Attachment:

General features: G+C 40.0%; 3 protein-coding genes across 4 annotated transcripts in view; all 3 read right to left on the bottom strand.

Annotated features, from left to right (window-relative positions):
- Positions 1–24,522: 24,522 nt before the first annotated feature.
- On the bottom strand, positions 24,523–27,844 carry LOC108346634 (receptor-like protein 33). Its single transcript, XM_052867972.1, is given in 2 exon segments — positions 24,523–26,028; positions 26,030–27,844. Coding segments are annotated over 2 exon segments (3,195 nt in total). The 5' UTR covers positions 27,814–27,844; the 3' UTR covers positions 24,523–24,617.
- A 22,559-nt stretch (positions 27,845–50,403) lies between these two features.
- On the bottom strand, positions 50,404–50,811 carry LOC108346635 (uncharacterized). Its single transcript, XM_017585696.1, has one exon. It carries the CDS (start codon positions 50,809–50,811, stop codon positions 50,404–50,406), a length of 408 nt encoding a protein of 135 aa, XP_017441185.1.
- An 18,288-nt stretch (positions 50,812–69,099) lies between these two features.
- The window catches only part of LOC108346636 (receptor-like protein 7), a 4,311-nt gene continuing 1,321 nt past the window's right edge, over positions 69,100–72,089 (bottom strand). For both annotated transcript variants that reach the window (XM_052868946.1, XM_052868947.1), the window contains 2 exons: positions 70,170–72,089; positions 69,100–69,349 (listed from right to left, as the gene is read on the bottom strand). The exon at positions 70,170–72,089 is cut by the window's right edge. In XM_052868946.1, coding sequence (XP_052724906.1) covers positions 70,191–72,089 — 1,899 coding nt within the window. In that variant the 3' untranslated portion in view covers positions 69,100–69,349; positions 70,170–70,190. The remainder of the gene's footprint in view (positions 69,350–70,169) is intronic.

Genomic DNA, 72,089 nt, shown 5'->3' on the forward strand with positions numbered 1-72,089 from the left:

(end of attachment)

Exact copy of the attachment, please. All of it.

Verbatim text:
General features: G+C 40.0%; 3 protein-coding genes across 4 annotated transcripts in view; all 3 read right to left on the bottom strand.

Annotated features, from left to right (window-relative positions):
- Positions 1–24,522: 24,522 nt before the first annotated feature.
- On the bottom strand, positions 24,523–27,844 carry LOC108346634 (receptor-like protein 33). Its single transcript, XM_052867972.1, is given in 2 exon segments — positions 24,523–26,028; positions 26,030–27,844. Coding segments are annotated over 2 exon segments (3,195 nt in total). The 5' UTR covers positions 27,814–27,844; the 3' UTR covers positions 24,523–24,617.
- A 22,559-nt stretch (positions 27,845–50,403) lies between these two features.
- On the bottom strand, positions 50,404–50,811 carry LOC108346635 (uncharacterized). Its single transcript, XM_017585696.1, has one exon. It carries the CDS (start codon positions 50,809–50,811, stop codon positions 50,404–50,406), a length of 408 nt encoding a protein of 135 aa, XP_017441185.1.
- An 18,288-nt stretch (positions 50,812–69,099) lies between these two features.
- The window catches only part of LOC108346636 (receptor-like protein 7), a 4,311-nt gene continuing 1,321 nt past the window's right edge, over positions 69,100–72,089 (bottom strand). For both annotated transcript variants that reach the window (XM_052868946.1, XM_052868947.1), the window contains 2 exons: positions 70,170–72,089; positions 69,100–69,349 (listed from right to left, as the gene is read on the bottom strand). The exon at positions 70,170–72,089 is cut by the window's right edge. In XM_052868946.1, coding sequence (XP_052724906.1) covers positions 70,191–72,089 — 1,899 coding nt within the window. In that variant the 3' untranslated portion in view covers positions 69,100–69,349; positions 70,170–70,190. The remainder of the gene's footprint in view (positions 69,350–70,169) is intronic.

Genomic DNA, 72,089 nt, shown 5'->3' on the forward strand with positions numbered 1-72,089 from the left: